Monday, October 29, 2018

The Chocolate Color

Let me start with the ascertainment that ever since I started dyeing yarn, I've overdyed every beige yarn I've bought, as well as a beige cotton shop bought sweater I had :) Beige turns out to be a color I'm drawn to buy but not to wear - neutral drab colors are not for me, it seems.

A few months ago I came upon Hipster - a shawl pattern by Joji Locatelli and I immediately fell in love with it. I've been following Joji's podcast and admiring her creativity a lot, she's one of my main inspirations to start sewing again, as apart from a talented knitter and designer, she's also a fearless beginner seamstress.
So, when I was browsing my favourite online yarn shop for tweed for another project I came upon a sale of this beige Italian bobbin tweed and I grabbed 200 g of it for Hipster. But the moment it arrived I knew I had to overdye it (again!). I experimented with at least a dozen of small cuttings from the yarn, shifting it from tobacco yellow to dark purple, until I settled on chocolate. And I'm loving it. This is my current WIP, but more about it and the yarn in (I hope) a coming soon posting :)

And while I still had chocolate color on my mind I finally decided how to overdye the viscose yarn I had bought for my mother. The result of another sale purchase - 6 skeins of baby blue viscose-acrylic yarn, three for me and three for my mother, were waiting to be overdyed. The yarn is very soft, the color is nice, but neither mother nor I would wear this baby blue. I had been struggling for a week with the decision, having in mind, that unlike the wool, which is so easy to dye, viscose acrylic blends take dye differently and more difficultly. And of course they require dyes for cellulose based yarns.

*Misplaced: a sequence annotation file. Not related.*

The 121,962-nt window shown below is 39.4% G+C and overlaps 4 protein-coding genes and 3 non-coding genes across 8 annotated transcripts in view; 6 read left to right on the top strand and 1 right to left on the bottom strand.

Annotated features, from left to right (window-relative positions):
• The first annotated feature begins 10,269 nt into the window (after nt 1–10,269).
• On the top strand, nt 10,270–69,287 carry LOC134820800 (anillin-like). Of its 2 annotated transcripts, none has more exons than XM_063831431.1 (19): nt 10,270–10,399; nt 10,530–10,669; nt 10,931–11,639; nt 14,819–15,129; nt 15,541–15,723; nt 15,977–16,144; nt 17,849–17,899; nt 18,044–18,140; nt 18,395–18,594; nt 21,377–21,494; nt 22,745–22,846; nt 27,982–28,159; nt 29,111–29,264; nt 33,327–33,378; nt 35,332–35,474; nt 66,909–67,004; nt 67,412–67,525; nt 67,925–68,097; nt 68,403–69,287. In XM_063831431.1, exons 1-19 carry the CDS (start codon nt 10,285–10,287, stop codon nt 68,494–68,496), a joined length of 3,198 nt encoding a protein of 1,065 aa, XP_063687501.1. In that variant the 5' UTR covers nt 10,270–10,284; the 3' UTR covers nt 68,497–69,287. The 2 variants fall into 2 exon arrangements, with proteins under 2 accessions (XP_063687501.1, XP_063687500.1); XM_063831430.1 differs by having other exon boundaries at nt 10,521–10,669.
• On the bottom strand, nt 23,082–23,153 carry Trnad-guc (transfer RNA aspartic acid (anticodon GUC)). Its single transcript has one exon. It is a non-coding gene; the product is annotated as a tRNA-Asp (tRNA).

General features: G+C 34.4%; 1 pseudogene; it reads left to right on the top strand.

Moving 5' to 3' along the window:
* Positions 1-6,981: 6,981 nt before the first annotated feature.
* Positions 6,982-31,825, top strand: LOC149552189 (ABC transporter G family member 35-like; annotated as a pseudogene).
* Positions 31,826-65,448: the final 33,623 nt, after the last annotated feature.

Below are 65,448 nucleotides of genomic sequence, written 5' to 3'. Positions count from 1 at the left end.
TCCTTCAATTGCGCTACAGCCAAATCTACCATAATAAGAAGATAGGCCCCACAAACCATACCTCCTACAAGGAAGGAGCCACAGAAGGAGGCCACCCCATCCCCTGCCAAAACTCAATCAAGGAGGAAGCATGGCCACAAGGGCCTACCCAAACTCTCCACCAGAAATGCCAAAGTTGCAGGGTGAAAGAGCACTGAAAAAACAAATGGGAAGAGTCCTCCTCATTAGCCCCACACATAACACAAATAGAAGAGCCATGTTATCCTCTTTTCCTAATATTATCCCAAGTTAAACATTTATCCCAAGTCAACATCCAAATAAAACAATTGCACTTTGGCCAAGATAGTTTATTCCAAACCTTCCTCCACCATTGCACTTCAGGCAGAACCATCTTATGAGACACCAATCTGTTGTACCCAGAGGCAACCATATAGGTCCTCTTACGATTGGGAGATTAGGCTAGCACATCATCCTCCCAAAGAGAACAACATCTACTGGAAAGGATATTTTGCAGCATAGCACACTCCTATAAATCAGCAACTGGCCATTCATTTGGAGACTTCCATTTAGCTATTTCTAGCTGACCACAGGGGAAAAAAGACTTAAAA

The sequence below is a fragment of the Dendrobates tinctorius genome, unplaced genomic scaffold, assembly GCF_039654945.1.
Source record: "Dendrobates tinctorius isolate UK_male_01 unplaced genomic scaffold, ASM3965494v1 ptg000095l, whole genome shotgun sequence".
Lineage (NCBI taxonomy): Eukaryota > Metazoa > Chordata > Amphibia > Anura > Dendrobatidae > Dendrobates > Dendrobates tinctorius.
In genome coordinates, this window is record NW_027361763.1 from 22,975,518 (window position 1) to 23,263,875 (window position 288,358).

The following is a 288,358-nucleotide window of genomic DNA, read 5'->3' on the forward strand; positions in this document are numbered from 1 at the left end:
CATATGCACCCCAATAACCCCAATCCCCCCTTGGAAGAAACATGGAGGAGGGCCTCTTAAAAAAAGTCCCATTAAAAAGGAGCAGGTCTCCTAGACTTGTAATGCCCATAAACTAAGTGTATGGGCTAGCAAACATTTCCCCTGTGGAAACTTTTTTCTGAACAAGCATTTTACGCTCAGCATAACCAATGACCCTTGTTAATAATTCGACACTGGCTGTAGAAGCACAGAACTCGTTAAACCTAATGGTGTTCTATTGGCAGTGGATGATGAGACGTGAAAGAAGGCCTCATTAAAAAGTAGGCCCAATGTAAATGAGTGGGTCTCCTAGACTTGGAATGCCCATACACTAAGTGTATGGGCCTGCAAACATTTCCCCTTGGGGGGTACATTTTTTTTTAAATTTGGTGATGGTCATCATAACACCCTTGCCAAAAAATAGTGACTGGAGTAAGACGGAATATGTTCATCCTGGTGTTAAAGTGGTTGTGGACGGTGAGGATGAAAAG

To ensure good cover of the blue, I dyed these skeins in two steps - first I dyed the three skeins solid brown, washed them and hung them to dry to ascertain that they had the color I wanted (wet viscose looks much much darker than dry viscose and I wanted to be sure). Then I dip glazed them in concentrated black for a more variegated final color.

I think they turned out quite nice, with deep saturated color. Because I dyed each skein separately, there are some variations between the skeins and as with all hand-dyed yarns it would be recommendable to be knitted with alternation.

I was curious, so I made two samples to check the gauge. The yarn is thin - 400 m / 100 g, so it could be knitted with a single thread or with two threads held together. I was leaning towards the thicker option, but in the end I like the single thread sample better. Of course, it's up to my mother to decide which she prefers.

Now I'm off to pack all the yarns I dyed for my mom lately and send them to her to keep her busy during the coming months.

Sunday, October 28, 2018

Kladnitza, A Circular Trail, 2018

Our traditional late autumn hike along the low Southern slopes of Vitosha. We usually start from the village of Bosnek and walk to the Live Water spring and around, but this year we decided to start from Kladnitza and make a big circle in the area, passing through some of the places we hike, when we start from Bosnek, and return back to Kladnitza - some 17 km of pleasant fairly easy walking. A very picturesque and easy hike is the transition from Kladnitza to Bosnek, but as it isn't circular, it would require public transportation and the connections of these villages to Sofia are not that good and we were not convinced it would be worth it.

After a week of cold weather (the temperatures dropped to 5C during the week), this Saturday was warm and sunny, just the perfect day for a long autumn hike.

Peak Selimitza and the high Southern ridge of Vitosha

Rila back in the horizon